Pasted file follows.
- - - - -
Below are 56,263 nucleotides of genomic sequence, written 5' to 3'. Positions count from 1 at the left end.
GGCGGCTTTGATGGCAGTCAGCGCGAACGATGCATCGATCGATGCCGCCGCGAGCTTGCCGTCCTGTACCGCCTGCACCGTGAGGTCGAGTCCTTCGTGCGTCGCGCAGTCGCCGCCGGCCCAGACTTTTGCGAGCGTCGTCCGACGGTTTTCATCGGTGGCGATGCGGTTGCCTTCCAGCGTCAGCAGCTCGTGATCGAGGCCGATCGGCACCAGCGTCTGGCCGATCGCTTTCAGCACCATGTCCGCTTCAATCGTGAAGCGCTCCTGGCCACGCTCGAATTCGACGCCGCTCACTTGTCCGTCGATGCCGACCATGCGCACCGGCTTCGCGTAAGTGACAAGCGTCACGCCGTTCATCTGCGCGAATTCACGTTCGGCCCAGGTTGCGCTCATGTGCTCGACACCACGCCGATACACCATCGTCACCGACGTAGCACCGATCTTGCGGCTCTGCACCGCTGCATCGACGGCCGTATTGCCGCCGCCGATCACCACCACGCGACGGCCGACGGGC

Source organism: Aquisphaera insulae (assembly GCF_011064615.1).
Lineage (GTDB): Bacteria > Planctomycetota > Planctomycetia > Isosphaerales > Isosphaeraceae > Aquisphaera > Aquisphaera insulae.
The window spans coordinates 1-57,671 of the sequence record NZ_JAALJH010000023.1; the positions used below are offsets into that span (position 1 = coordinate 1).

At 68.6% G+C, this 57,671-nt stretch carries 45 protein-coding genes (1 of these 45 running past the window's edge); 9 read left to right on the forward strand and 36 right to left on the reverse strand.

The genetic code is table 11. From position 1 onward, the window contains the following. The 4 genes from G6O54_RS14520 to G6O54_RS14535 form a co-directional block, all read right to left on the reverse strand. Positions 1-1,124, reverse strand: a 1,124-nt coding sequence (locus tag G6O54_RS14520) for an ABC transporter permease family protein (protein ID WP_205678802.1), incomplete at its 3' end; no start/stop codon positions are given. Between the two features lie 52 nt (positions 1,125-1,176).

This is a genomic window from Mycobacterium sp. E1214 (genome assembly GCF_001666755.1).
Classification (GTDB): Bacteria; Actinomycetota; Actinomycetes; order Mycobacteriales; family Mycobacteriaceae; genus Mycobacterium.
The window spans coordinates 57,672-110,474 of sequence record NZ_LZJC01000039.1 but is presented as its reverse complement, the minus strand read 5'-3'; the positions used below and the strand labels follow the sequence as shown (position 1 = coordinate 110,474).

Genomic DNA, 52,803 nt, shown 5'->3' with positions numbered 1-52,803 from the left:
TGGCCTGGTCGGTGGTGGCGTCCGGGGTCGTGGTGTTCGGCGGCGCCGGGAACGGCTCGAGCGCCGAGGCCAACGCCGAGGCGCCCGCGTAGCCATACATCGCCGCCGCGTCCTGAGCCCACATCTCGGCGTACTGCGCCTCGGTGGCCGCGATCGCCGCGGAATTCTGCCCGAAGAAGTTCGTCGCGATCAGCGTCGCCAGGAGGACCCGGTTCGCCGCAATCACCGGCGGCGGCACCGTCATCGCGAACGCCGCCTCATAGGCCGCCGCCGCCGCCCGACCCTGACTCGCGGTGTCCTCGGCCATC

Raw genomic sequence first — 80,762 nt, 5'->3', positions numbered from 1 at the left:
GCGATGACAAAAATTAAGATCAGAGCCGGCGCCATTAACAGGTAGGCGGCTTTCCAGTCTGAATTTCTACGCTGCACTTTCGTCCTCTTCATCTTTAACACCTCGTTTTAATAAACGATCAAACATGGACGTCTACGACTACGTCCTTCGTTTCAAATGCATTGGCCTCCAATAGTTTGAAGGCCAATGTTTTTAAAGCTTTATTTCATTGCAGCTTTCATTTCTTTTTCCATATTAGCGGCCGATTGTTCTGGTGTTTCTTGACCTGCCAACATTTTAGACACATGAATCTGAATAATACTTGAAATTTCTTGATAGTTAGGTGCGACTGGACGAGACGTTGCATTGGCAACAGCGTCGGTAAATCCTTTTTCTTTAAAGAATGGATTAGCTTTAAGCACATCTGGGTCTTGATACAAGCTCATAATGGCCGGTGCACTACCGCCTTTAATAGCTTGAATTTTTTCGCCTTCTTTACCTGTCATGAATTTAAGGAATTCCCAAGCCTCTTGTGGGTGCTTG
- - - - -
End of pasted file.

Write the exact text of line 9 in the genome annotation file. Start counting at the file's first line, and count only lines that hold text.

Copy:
Classification (GTDB): Bacteria; Actinomycetota; Actinomycetes; order Mycobacteriales; family Mycobacteriaceae; genus Mycobacterium.